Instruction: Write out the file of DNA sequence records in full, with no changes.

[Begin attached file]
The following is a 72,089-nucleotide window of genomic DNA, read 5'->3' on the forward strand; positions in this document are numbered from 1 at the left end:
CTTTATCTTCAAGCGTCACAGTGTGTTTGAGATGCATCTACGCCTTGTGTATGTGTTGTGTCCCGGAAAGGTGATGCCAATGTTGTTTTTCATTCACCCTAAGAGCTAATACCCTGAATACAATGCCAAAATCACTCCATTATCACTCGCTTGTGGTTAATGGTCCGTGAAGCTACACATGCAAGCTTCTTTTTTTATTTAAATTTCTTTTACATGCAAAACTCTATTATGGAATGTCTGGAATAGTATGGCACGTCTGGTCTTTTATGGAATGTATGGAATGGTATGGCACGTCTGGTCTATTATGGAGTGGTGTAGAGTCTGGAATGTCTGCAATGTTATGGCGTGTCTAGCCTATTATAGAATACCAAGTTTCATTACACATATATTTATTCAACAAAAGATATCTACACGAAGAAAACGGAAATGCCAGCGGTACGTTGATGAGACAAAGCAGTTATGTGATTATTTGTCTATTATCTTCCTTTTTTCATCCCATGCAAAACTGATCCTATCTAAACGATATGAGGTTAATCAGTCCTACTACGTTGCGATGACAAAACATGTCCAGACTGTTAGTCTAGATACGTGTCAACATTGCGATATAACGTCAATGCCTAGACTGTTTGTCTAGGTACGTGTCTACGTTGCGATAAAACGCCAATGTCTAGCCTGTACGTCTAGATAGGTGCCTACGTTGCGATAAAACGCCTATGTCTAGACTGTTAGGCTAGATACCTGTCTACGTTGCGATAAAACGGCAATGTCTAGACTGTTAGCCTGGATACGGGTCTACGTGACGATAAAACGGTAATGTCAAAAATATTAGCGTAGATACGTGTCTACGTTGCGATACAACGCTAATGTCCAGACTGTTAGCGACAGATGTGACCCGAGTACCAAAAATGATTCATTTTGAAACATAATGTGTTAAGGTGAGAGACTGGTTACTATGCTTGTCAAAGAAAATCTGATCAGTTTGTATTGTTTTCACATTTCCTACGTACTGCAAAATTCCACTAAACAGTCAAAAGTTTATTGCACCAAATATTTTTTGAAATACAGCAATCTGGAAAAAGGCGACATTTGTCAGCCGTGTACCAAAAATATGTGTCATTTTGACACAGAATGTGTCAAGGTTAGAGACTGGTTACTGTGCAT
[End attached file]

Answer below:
The following is a 72,089-nucleotide window of genomic DNA, read 5'->3' on the forward strand; positions in this document are numbered from 1 at the left end:
CTTTATCTTCAAGCGTCACAGTGTGTTTGAGATGCATCTACGCCTTGTGTATGTGTTGTGTCCCGGAAAGGTGATGCCAATGTTGTTTTTCATTCACCCTAAGAGCTAATACCCTGAATACAATGCCAAAATCACTCCATTATCACTCGCTTGTGGTTAATGGTCCGTGAAGCTACACATGCAAGCTTCTTTTTTTATTTAAATTTCTTTTACATGCAAAACTCTATTATGGAATGTCTGGAATAGTATGGCACGTCTGGTCTTTTATGGAATGTATGGAATGGTATGGCACGTCTGGTCTATTATGGAGTGGTGTAGAGTCTGGAATGTCTGCAATGTTATGGCGTGTCTAGCCTATTATAGAATACCAAGTTTCATTACACATATATTTATTCAACAAAAGATATCTACACGAAGAAAACGGAAATGCCAGCGGTACGTTGATGAGACAAAGCAGTTATGTGATTATTTGTCTATTATCTTCCTTTTTTCATCCCATGCAAAACTGATCCTATCTAAACGATATGAGGTTAATCAGTCCTACTACGTTGCGATGACAAAACATGTCCAGACTGTTAGTCTAGATACGTGTCAACATTGCGATATAACGTCAATGCCTAGACTGTTTGTCTAGGTACGTGTCTACGTTGCGATAAAACGCCAATGTCTAGCCTGTACGTCTAGATAGGTGCCTACGTTGCGATAAAACGCCTATGTCTAGACTGTTAGGCTAGATACCTGTCTACGTTGCGATAAAACGGCAATGTCTAGACTGTTAGCCTGGATACGGGTCTACGTGACGATAAAACGGTAATGTCAAAAATATTAGCGTAGATACGTGTCTACGTTGCGATACAACGCTAATGTCCAGACTGTTAGCGACAGATGTGACCCGAGTACCAAAAATGATTCATTTTGAAACATAATGTGTTAAGGTGAGAGACTGGTTACTATGCTTGTCAAAGAAAATCTGATCAGTTTGTATTGTTTTCACATTTCCTACGTACTGCAAAATTCCACTAAACAGTCAAAAGTTTATTGCACCAAATATTTTTTGAAATACAGCAATCTGGAAAAAGGCGACATTTGTCAGCCGTGTACCAAAAATATGTGTCATTTTGACACAGAATGTGTCAAGGTTAGAGACTGGTTACTGTGCAT